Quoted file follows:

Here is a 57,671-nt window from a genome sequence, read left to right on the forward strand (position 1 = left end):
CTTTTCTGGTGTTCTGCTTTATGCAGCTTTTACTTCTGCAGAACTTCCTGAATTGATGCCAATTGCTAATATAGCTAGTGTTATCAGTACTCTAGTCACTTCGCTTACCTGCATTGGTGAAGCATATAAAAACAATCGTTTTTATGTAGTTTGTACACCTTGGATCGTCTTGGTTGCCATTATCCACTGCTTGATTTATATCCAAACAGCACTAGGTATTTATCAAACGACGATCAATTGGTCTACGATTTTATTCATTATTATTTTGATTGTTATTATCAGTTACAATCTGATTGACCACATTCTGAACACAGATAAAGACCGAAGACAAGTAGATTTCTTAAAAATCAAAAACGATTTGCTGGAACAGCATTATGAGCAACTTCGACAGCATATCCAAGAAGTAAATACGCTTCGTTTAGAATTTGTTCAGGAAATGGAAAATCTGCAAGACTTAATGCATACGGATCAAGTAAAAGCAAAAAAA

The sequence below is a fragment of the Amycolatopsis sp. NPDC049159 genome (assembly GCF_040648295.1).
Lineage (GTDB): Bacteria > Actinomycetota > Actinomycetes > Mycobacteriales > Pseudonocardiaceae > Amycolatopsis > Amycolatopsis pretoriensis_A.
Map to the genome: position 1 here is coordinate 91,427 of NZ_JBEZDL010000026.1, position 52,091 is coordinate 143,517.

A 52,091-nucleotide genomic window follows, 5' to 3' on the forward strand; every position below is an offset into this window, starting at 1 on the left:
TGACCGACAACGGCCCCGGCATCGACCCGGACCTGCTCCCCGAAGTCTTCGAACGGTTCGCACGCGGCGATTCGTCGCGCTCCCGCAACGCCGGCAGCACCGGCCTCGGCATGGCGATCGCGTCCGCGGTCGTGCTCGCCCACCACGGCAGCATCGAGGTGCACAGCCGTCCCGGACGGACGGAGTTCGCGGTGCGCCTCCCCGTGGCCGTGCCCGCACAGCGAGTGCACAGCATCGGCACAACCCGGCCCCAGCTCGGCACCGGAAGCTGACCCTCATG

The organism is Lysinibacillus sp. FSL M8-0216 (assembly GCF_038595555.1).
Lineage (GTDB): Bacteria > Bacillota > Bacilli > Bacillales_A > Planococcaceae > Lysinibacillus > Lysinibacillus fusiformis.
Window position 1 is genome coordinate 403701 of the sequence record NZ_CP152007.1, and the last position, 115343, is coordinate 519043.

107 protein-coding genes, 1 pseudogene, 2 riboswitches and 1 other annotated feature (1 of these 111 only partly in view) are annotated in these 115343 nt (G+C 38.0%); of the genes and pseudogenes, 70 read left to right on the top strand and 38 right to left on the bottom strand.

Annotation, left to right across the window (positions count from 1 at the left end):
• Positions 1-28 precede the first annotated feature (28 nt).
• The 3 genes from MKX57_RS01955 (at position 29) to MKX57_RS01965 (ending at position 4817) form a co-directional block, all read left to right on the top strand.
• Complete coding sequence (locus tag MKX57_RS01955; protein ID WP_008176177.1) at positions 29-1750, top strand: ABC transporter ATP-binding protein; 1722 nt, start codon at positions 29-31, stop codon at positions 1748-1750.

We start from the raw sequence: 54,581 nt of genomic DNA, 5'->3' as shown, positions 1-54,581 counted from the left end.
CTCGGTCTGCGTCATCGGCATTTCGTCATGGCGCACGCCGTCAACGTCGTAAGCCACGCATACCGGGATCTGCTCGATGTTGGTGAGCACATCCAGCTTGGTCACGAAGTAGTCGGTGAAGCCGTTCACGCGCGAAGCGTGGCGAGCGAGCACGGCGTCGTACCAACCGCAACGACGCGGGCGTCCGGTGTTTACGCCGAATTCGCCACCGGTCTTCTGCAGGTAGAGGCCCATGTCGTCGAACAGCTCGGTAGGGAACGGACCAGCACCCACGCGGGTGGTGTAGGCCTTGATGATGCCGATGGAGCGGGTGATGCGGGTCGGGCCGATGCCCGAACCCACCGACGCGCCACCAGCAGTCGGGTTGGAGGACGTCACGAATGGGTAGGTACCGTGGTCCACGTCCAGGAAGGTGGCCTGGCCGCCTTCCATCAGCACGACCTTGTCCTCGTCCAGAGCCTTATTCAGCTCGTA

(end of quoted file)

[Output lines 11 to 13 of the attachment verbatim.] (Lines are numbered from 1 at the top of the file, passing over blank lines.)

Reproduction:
107 protein-coding genes, 1 pseudogene, 2 riboswitches and 1 other annotated feature (1 of these 111 only partly in view) are annotated in these 115343 nt (G+C 38.0%); of the genes and pseudogenes, 70 read left to right on the top strand and 38 right to left on the bottom strand.

Annotation, left to right across the window (positions count from 1 at the left end):
• Positions 1-28 precede the first annotated feature (28 nt).